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    Agreed. I think without a crisis he gets a little bored. He should read up on the latest climate study, maybe go to Flint and spend a month coming up with a holistic solution for the water situation and build a foundation to attack lead poisoning nationally. Maybe the foundation can fund lawsuits against big oil to pay to clean it up and send a little fud their way.
    Anyhow, he needs to redefine himself a bit, coming out of two years of bet the company he seems to have some problem letting go of crisis mode. I think Tesla has built up a mgmt team and Corp structure the last 6 months that should allow him to focus on long term and some occasional special forces role to attack ongoing engineering problems.
     
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  14. mongo

    mongo Well-Known Member

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    Do you mean in addition to this?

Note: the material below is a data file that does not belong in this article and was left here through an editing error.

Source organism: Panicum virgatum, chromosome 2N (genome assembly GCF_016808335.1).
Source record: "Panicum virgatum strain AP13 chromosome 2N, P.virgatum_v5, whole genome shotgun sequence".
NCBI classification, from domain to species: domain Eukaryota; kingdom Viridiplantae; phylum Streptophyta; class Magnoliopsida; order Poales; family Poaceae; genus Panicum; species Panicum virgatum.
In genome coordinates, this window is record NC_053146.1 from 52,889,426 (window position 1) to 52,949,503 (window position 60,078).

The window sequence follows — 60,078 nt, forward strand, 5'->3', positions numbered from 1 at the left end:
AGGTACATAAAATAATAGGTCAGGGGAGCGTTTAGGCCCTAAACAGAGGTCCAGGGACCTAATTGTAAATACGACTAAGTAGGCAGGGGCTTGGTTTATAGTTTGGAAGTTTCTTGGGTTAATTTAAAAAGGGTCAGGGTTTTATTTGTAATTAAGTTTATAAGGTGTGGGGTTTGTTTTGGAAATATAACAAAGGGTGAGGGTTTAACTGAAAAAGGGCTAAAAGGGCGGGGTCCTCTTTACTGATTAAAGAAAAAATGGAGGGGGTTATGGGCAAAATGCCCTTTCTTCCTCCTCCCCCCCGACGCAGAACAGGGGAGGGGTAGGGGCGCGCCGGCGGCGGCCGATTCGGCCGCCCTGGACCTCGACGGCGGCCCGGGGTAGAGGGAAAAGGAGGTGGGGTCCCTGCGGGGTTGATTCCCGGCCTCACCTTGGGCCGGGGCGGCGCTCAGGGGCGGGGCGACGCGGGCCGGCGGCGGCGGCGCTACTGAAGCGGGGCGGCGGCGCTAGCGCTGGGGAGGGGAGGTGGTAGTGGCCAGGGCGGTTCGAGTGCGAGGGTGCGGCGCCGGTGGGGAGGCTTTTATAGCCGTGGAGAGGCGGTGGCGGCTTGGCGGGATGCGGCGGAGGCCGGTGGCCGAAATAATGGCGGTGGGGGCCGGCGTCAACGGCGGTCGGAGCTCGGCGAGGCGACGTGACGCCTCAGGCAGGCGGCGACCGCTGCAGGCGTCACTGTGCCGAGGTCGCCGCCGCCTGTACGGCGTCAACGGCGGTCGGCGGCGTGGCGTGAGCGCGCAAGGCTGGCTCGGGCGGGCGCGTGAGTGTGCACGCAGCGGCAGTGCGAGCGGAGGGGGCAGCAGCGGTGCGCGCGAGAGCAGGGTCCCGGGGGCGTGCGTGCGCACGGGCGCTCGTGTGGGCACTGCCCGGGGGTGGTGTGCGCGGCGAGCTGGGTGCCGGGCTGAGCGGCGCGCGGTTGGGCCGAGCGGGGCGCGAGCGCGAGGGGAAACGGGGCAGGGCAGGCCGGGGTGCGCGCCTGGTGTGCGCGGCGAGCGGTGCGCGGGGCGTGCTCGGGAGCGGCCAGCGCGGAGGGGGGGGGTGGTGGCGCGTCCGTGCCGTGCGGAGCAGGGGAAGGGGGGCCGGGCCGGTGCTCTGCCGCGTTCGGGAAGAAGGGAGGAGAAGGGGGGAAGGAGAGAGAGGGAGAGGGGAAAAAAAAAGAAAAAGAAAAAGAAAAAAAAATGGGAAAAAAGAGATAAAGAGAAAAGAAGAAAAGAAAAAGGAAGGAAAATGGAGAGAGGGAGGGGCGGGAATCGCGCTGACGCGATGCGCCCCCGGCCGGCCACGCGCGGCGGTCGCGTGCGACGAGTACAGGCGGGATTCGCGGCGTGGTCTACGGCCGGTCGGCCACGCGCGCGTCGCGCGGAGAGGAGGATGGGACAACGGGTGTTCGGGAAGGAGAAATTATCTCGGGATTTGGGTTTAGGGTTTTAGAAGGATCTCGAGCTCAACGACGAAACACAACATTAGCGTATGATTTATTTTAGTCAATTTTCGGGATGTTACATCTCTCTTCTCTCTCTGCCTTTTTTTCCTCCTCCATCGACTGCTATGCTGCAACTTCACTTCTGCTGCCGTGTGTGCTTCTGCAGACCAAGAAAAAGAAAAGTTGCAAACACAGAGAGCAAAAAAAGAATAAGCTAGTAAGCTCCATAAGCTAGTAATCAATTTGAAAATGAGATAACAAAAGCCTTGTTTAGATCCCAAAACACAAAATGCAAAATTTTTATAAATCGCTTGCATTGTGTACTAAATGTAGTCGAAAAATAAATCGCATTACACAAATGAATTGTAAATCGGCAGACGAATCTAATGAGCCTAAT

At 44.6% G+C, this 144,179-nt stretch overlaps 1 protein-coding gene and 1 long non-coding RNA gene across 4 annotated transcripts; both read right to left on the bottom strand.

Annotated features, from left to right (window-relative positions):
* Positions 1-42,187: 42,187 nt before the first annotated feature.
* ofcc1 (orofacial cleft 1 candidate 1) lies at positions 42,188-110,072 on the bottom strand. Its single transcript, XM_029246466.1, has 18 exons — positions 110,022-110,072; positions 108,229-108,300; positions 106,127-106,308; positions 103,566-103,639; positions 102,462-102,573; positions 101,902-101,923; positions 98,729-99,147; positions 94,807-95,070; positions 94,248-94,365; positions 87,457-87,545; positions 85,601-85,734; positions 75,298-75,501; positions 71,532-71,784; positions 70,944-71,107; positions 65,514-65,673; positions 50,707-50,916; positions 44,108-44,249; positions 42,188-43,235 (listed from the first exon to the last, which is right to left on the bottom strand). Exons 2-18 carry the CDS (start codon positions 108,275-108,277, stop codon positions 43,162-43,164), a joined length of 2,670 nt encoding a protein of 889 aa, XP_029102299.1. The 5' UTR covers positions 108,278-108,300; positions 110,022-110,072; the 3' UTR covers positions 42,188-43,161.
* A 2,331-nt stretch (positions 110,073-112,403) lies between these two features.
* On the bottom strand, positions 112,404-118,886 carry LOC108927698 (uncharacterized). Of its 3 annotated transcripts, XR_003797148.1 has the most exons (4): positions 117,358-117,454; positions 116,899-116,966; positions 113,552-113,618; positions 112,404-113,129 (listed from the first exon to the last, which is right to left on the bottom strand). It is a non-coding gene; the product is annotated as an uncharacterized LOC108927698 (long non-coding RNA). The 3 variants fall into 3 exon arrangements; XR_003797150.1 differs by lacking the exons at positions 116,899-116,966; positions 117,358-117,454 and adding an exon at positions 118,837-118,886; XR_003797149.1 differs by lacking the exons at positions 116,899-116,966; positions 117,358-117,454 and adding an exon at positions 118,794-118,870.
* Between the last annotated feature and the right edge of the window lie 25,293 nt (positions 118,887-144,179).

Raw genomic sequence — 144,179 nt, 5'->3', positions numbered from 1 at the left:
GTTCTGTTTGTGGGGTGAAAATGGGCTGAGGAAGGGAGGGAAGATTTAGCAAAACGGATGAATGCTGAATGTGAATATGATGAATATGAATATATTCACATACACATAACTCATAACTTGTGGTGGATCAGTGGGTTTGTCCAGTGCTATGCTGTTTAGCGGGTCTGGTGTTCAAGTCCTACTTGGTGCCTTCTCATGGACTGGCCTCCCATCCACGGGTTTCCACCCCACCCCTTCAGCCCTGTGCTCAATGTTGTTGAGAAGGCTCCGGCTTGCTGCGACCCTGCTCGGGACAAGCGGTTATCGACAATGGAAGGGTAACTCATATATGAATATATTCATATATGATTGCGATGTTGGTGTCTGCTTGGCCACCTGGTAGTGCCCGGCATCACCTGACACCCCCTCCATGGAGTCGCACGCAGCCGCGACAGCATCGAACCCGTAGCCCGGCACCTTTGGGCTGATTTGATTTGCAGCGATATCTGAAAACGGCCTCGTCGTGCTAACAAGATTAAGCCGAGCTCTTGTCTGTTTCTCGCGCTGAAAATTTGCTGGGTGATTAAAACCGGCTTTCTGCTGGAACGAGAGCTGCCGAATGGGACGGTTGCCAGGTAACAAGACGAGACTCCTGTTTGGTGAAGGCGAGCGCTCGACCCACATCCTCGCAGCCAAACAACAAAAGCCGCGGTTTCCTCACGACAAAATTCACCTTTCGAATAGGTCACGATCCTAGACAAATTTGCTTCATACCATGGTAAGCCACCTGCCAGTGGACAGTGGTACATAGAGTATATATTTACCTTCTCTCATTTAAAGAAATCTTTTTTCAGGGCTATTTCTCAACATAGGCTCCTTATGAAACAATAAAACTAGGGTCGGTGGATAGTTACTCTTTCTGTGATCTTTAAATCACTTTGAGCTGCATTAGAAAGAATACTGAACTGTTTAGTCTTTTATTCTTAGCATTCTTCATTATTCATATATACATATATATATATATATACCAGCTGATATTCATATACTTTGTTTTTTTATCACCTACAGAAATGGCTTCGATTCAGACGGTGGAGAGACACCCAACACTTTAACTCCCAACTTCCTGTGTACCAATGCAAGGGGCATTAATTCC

flint.PNG
     
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  15. dc_h

    dc_h Active Member

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    Yes. It’s a long term issue affecting a lot of older industrial areas. The govt hasn’t kept focus on the issue. Lead poisoning can cause a significant loss in IQ and increases in anger and aggression. I don’t know what percentage of the population is affected, but if this was an influenza, there’d be an outcry, instead it becomes normalized.
     
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  16. neroden

    neroden Model S Owner and Frustrated Tesla Fan

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    Damn near all of the population is affected, just to different degrees. It affects early childhood development, so the exposure when you're age 0-2 is critical.

    The biggest effects are on people who were young children when *leaded gas* was still legal and used. It was the biggest source of lead exposure. It was phased out, but the first and biggest drop happened in 1974. As you get younger birth years than that, you get calmer, smarter people. The peak in the US was in the early 1950s.

    There was more driving in big cities than in the countryside, so more lead exposure.